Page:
By Chris Yow, For The Tribune
Trashy. Wild. Redneck.
Any of these words could describe Confederate Railroad’s musical style, but in reality the band has seen success with a wide range of music. Perhaps that is why almost 25 years later, the band is playing more than 100 shows per year.
One of those shows will be this Saturday when the country rock-and-rollers come to Clay and headline the first ever Clay Fest.
Lead singer Danny Shirley will bring six of his closest friends to Clay to incite a party to what is sure to be a large and excited crowd. Among those friends will be lead guitarist and Argo resident Rusty Hendrix. Hendrix has been with the band since 2008, and played on the band’s two most recent albums.
Shirley knew his fate was country music long before Confederate Railroad hit the mainstream scene in the early 1990s. He and his band had been together for around a decade as a house band and backup band to country stars Johnny Paycheck and David Allan Coe when the record deal came along.
When the band put out its self-titled album, the response was incredible. Launching their career among the time of artists like Diamond Rio, Little Texas, Tim McGraw and Billy Ray Cyrus, the band needed to find a way to stand out. Their first single from the album “She Took It Like a Man” hit the Top 40 charts, but more than that it showed the world what Confederate Railroad’s music was going to sound like for the next 25 years. Shirley said having a sense of humor was vital to making music. With songs like “White Trash with Money”, “Trashy Women” and “Daddy Cut the Big One” it’s easy to see Shirley and his guys like to cut up.
“I don’t know how people get through life without one,” Shirley said. “I couldn’t imagine getting on stage and singing ballads all night long. I couldn’t do a whole show of that, either, but I like to throw it in there.”
Along with the humorous lyrics, however, Shirley knew being versatile was important to long term success. The band’s next single “Jesus and Mama” charted in the top five, and was nominated for awards in Christian music circles.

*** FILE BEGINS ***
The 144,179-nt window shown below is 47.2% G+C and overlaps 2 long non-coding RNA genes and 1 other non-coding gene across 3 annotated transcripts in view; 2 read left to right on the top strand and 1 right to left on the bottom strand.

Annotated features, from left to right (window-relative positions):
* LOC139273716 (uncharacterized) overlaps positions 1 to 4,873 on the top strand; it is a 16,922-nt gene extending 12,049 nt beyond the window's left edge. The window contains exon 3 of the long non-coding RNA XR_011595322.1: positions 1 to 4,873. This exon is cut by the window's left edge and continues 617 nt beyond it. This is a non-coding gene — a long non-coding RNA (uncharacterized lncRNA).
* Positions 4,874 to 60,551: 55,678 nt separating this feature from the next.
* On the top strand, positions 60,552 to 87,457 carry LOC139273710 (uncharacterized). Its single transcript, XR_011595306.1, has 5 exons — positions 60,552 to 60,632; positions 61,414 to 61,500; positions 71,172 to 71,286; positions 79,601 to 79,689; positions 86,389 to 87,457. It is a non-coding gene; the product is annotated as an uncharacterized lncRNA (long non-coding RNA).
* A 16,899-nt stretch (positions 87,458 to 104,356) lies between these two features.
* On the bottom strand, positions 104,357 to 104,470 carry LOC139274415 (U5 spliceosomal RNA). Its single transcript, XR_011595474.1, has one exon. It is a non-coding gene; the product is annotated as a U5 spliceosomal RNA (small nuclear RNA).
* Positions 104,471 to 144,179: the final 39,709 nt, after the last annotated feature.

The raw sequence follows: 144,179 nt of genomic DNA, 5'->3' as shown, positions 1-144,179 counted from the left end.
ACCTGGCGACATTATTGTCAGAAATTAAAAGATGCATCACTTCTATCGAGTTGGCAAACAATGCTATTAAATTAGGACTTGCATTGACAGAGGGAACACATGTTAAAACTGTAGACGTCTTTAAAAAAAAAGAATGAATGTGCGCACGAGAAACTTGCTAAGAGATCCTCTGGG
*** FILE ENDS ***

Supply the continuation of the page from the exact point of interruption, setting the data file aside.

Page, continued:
“The music is really versatile. We’ve always had a wide range of fans, even people who weren’t born when our first album released will be at a show singing every line,” Shirley said. “There’s something about the music that struck a chord, and something about it has sustained the test of time.”
Versatility has proven to be the reason for the band’s success, and with the new album that released earlier this year entitled “Lucky to Be Alive”, it shows — even if it wasn’t meant to be that way.
“Some of the stuff I wrote on this album I didn’t intend to be Confederate Railroad music,” Shirley said. “There’s a few songs on there that are a little different. There are a couple of love songs — which I try to stay away from — and a bluegrass song.”
When Shirley started the new writing music, he was actually intending to pitch the songs to some of today’s country artists who he has come to know through the years. Instead, a friend at Sony records heard he was writing, and asked him to cut a new Confederate Railroad album.
The title track has been cut by other artists, including Justin McCorkle — son of Marshall Tucker Band’s George McCorkle.
But this project has been lauded as one of the most complete albums in the history of the band, and Shirley thinks it can be something both vintage Confederate Railroad fans will love, but also new fans who may not know the older songs.
“I’ve been doing this for a living for 40 years. To see people still coming to our shows to this day, and to get a record deal with Sony. It’s unreal,” Shirley said.
Clay Fest is from 12-4 p.m. at the Clay Ballpark. Parking will be available offsite.